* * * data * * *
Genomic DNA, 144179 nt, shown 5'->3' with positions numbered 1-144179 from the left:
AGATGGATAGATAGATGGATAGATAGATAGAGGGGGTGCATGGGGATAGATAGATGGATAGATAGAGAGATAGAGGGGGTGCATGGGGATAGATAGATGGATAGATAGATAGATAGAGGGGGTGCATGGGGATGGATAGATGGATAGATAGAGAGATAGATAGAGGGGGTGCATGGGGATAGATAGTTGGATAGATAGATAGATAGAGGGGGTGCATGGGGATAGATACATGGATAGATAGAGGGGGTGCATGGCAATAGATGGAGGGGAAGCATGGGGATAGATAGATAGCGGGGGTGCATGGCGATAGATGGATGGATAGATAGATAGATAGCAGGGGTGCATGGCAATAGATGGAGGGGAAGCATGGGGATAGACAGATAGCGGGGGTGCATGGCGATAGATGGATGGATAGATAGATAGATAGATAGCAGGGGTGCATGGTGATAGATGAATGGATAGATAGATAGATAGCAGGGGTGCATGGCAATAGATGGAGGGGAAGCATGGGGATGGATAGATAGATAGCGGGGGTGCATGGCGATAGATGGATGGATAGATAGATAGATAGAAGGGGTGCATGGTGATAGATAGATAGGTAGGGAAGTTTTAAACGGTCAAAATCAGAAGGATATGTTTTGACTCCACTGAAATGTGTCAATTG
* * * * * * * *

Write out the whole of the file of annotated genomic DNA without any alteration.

Genomic DNA, 144179 nt, shown 5'->3' with positions numbered 1-144179 from the left:
AGATGGATAGATAGATGGATAGATAGATAGAGGGGGTGCATGGGGATAGATAGATGGATAGATAGAGAGATAGAGGGGGTGCATGGGGATAGATAGATGGATAGATAGATAGATAGAGGGGGTGCATGGGGATGGATAGATGGATAGATAGAGAGATAGATAGAGGGGGTGCATGGGGATAGATAGTTGGATAGATAGATAGATAGAGGGGGTGCATGGGGATAGATACATGGATAGATAGAGGGGGTGCATGGCAATAGATGGAGGGGAAGCATGGGGATAGATAGATAGCGGGGGTGCATGGCGATAGATGGATGGATAGATAGATAGATAGCAGGGGTGCATGGCAATAGATGGAGGGGAAGCATGGGGATAGACAGATAGCGGGGGTGCATGGCGATAGATGGATGGATAGATAGATAGATAGATAGCAGGGGTGCATGGTGATAGATGAATGGATAGATAGATAGATAGCAGGGGTGCATGGCAATAGATGGAGGGGAAGCATGGGGATGGATAGATAGATAGCGGGGGTGCATGGCGATAGATGGATGGATAGATAGATAGATAGAAGGGGTGCATGGTGATAGATAGATAGGTAGGGAAGTTTTAAACGGTCAAAATCAGAAGGATATGTTTTGACTCCACTGAAATGTGTCAATTG